James Lagasse, 84, watches a nursing home employee make his bed in Dover-Foxcroft, Maine. Photo: Marlena Sloss/The Washington Post via Getty Images

Two trends in Maine show the precarious future for the U.S., which seems woefully unequipped to handle a rapidly aging population.

What's happening: 1/5 of residents are now 65+, with 15 states expected to follow by 2026, the Washington Post reports. And nursing homes are closing and struggling to find long-term care workers. That’s not helped by Medicare, Medicaid and private insurance — which have limited offerings for long-term care coverage.

The big picture: America's 85 and older population will spike 200+% between 2015 and 2050, while the under 65 population will increase just 12%, per the Post.

  • That trend includes aging health care workers, who are disproportionately older in rural areas.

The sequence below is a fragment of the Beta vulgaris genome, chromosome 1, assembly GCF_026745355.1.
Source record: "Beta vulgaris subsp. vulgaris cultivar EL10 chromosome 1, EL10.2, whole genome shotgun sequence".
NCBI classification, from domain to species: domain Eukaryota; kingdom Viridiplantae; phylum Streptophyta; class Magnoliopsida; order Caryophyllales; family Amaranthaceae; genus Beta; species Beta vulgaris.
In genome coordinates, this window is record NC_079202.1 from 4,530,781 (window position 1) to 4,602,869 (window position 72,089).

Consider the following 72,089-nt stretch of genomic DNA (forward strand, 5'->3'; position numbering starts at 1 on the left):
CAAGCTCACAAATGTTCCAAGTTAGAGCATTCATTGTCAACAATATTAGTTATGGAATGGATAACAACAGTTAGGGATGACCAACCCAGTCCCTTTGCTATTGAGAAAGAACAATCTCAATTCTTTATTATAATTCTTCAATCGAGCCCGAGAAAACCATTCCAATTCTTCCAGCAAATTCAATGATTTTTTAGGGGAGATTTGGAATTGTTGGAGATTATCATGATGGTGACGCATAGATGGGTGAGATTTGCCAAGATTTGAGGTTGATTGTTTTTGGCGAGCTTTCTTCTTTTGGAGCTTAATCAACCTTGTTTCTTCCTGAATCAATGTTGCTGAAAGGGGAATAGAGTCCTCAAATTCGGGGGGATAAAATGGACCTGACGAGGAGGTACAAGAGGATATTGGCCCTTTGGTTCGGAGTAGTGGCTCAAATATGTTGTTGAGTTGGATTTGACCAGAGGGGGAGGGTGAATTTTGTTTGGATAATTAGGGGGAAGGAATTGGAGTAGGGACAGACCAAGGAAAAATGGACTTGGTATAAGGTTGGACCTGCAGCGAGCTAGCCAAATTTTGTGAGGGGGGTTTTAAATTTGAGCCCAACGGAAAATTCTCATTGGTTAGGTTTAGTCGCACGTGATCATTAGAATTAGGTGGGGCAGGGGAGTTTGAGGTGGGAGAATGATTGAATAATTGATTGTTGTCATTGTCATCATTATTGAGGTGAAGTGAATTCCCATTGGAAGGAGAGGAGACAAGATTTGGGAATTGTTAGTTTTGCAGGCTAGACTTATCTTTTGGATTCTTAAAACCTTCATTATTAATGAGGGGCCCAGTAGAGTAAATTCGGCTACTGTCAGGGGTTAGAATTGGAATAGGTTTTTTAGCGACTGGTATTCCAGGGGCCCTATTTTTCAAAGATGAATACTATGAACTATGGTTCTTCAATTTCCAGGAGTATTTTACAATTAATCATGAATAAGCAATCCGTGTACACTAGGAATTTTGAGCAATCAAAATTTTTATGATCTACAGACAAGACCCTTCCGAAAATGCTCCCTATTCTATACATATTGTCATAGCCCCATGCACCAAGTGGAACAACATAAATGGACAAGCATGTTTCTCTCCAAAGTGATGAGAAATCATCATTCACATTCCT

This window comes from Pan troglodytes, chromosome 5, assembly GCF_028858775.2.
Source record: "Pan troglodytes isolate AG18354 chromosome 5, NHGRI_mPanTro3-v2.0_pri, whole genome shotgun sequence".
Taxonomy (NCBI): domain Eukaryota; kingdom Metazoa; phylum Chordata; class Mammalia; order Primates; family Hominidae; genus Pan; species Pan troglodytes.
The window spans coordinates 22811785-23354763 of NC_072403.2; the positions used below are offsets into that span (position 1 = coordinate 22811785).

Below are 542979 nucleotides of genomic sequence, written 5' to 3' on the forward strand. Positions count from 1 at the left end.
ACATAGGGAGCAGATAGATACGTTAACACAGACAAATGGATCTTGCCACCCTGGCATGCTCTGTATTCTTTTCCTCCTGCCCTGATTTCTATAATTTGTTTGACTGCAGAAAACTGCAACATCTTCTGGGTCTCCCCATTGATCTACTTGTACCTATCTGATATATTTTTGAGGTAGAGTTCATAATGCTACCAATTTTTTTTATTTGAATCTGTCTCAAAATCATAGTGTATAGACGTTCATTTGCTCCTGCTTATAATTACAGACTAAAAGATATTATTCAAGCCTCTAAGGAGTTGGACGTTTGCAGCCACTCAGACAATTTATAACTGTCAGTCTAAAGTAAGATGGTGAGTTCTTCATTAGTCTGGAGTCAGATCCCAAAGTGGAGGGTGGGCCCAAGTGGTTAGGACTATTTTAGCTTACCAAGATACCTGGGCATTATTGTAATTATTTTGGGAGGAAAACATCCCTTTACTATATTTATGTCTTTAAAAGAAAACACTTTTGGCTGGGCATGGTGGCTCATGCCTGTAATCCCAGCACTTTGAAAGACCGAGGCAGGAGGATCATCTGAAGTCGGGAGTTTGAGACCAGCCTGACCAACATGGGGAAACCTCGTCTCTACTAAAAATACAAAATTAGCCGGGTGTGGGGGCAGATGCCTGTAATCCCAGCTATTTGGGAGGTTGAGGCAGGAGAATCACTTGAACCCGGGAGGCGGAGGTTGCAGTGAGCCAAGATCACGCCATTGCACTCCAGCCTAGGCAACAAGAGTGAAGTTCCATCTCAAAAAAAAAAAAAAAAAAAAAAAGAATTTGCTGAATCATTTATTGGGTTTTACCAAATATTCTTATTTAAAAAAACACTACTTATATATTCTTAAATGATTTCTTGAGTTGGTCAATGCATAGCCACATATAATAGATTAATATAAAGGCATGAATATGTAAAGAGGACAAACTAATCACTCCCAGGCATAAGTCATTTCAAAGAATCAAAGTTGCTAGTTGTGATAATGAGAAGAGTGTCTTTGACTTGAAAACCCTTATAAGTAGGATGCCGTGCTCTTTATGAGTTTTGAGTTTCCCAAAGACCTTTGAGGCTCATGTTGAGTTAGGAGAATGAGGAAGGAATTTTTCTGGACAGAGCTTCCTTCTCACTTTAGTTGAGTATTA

Between the lines: “The U.S. is just starting this journey, and Maine is at the leading edge,” Maine Council on Aging's Jess Maurer told the Post. “As we are living longer, all the systems that have always worked for us may have to be changed.”

  • That includes the need for nearly 8 million more long-term care workers in the years to come, the Post cites.
  • It could also increase pressure for expansions of visas for medical professionals to immigrate to the U.S.
  • The systemic nature of this problem could also require a more expansive Medicare benefit for the elderly.

The bottom line: These trends have been coming for a long time, with our political system proving itself woefully inadequate for the challenge. Now it's left to our children and theirs to pick up the tab.

Go deeper: The global aging trend is leading to millions of empty homes

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Former Special Counsel Robert Mueller testifies before the House Permanent Select Committee on Intelligence on Capitol Hill on Wednesday July 24, 2019. Photo: The Washington Post / Contributor

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